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Topic: States in Reactions  (Read 1575 times)

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Offline -_-zzzz

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States in Reactions
« on: October 26, 2018, 10:07:38 AM »
Hey guys,

In chemical reactions involving metals, why do we say they are in the solid state (e.g Na (s))?

Thanks in advance.

Offline sjb

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Re: States in Reactions
« Reply #1 on: October 26, 2018, 10:25:14 AM »
We don't, not always - but what would you suggest we use instead?

Offline -_-zzzz

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Re: States in Reactions
« Reply #2 on: October 26, 2018, 06:27:44 PM »
We don't, not always - but what would you suggest we use instead?

Thanks for the response! Although I’m just confused as to why we use any state  because there are no interactions between sodium atoms for any “state” to exist.

Offline jeffmoonchop

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Re: States in Reactions
« Reply #3 on: October 26, 2018, 07:09:49 PM »
There are always interactions. Its a solid because the atoms are static due to ionic interactions. If you heat it up to 98C the interactions break and the atoms begin to move. Now its a liquid. Keep heating up to 883C and the interactions keeping the atoms close together are broken and atoms begin to leave the liquid. Its boiling and becoming a gas. Go back to basics, bonding.

Offline wildfyr

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Re: States in Reactions
« Reply #4 on: October 26, 2018, 08:38:24 PM »
Quote
Its a solid because the atoms are static due to ionic interactions.

Just to make an important distinction here, the interactions in sodium solid are not ionic. That only occurs between formally charged species. The interactions due to metallic bonding. Wikipedia defines it thusly:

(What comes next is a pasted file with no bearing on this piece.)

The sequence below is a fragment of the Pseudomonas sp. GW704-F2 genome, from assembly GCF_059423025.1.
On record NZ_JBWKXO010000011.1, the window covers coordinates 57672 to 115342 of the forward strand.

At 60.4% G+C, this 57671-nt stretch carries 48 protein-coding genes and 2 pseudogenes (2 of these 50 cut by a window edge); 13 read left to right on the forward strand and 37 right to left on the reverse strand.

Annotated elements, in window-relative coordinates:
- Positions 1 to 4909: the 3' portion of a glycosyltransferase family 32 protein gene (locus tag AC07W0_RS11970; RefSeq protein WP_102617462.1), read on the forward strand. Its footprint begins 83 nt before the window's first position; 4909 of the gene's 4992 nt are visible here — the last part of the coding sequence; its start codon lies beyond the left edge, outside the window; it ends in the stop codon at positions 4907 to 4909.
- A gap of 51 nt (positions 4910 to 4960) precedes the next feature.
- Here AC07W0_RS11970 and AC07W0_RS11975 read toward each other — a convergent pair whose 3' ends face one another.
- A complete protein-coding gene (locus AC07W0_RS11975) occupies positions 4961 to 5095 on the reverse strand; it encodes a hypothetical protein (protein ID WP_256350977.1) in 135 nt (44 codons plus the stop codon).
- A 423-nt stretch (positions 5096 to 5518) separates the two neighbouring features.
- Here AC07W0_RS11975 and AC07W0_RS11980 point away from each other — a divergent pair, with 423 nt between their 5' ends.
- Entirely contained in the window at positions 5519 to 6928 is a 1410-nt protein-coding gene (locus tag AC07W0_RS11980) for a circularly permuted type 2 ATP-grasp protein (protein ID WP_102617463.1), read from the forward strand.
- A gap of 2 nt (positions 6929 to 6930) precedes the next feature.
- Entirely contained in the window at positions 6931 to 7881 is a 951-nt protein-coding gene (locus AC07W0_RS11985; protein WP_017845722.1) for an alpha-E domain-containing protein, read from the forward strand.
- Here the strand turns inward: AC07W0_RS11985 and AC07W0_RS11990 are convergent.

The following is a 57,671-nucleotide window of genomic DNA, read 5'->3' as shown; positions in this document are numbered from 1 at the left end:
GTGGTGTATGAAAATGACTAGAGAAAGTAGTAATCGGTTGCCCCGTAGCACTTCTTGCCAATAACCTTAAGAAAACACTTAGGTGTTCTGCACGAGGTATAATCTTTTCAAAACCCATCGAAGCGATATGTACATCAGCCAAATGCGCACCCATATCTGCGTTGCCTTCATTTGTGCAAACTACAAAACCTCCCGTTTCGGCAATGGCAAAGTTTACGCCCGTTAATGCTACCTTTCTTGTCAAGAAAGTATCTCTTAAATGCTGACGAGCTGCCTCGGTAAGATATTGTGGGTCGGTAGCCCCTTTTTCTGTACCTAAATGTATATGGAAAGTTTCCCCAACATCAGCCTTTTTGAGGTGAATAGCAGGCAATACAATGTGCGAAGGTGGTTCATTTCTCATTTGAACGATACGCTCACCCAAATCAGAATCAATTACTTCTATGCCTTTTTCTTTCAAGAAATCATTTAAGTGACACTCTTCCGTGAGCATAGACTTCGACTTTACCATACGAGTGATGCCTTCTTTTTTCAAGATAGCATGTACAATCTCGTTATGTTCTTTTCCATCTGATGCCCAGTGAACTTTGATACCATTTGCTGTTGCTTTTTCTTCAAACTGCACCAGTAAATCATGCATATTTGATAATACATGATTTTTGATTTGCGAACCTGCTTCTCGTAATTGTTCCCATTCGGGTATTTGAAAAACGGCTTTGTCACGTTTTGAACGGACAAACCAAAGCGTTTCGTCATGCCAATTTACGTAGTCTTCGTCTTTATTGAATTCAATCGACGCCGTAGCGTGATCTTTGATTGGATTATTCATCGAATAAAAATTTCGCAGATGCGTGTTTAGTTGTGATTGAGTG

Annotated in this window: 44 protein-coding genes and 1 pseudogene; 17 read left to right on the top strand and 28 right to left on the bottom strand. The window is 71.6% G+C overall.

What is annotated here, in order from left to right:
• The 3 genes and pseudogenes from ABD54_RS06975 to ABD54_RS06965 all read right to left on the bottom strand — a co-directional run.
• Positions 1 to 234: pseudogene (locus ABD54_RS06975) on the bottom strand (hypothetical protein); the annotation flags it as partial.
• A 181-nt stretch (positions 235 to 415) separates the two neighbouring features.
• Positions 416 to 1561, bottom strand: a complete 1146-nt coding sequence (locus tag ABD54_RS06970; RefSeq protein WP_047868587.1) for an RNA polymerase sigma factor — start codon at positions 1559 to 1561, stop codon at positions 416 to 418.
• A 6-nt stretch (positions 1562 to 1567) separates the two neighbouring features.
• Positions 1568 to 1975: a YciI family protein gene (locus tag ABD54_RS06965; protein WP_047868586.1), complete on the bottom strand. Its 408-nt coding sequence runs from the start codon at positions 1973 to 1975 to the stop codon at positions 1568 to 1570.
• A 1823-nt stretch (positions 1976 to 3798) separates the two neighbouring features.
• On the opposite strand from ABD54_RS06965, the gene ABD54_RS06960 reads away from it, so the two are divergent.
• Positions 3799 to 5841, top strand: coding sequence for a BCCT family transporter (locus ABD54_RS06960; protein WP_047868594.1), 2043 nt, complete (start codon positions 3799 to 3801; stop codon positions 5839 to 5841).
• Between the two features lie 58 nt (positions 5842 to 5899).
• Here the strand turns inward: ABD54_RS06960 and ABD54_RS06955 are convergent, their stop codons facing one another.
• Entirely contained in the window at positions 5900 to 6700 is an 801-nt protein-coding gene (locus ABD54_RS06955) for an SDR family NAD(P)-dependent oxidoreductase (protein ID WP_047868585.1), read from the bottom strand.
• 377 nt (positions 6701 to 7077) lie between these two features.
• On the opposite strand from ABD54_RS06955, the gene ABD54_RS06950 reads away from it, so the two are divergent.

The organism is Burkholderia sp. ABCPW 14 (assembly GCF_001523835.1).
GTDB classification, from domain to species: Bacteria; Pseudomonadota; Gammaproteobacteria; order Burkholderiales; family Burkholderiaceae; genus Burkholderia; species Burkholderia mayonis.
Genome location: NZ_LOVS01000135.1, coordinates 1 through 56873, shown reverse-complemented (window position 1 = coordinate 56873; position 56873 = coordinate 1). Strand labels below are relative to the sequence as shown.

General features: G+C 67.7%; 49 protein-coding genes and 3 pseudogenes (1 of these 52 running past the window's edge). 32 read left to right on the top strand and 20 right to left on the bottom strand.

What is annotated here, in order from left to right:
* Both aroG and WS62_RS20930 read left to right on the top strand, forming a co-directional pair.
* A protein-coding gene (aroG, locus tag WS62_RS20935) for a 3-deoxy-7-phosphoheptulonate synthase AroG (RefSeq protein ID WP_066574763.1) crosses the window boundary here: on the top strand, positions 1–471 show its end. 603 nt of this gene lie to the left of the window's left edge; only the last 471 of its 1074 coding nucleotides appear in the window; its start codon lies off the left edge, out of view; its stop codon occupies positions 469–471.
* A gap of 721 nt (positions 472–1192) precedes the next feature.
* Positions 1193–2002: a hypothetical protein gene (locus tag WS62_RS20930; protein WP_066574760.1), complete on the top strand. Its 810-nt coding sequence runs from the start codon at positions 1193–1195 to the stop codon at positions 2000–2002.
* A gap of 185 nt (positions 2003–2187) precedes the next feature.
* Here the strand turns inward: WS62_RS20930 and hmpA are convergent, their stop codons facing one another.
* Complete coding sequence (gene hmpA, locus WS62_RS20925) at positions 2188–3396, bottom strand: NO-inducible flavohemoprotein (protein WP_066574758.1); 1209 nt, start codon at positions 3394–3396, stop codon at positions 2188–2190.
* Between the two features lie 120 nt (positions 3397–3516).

Metallic bonding is an extremely delocalized communal form of electron deficient covalent bonding.

https://en.wikipedia.org/wiki/Metallic_bonding#The_nature_of_metallic_bonding

Offline -_-zzzz

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Re: States in Reactions
« Reply #5 on: October 27, 2018, 01:18:50 AM »
Quote
Its a solid because the atoms are static due to ionic interactions.

Just to make an important distinction here, the interactions in sodium solid are not ionic. That only occurs between formally charged species. The interactions due to metallic bonding. Wikipedia defines it thusly:

Metallic bonding is an extremely delocalized communal form of electron deficient covalent bonding.

https://en.wikipedia.org/wiki/Metallic_bonding#The_nature_of_metallic_bonding

Hey there! When solid sodium undergoes a redox reaction with chlorine gas (Cl2), why do we say that the sodium atoms are oxidised? Because there are no sodium "atoms" in solid sodium.

Offline Borek

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Re: States in Reactions
« Reply #6 on: October 27, 2018, 03:48:33 AM »
Hey there! When solid sodium undergoes a redox reaction with chlorine gas (Cl2), why do we say that the sodium atoms are oxidised? Because there are no sodium "atoms" in solid sodium.

Have you read my answer in your other thread?

Yes, there are sodium atoms in the solid sodium.
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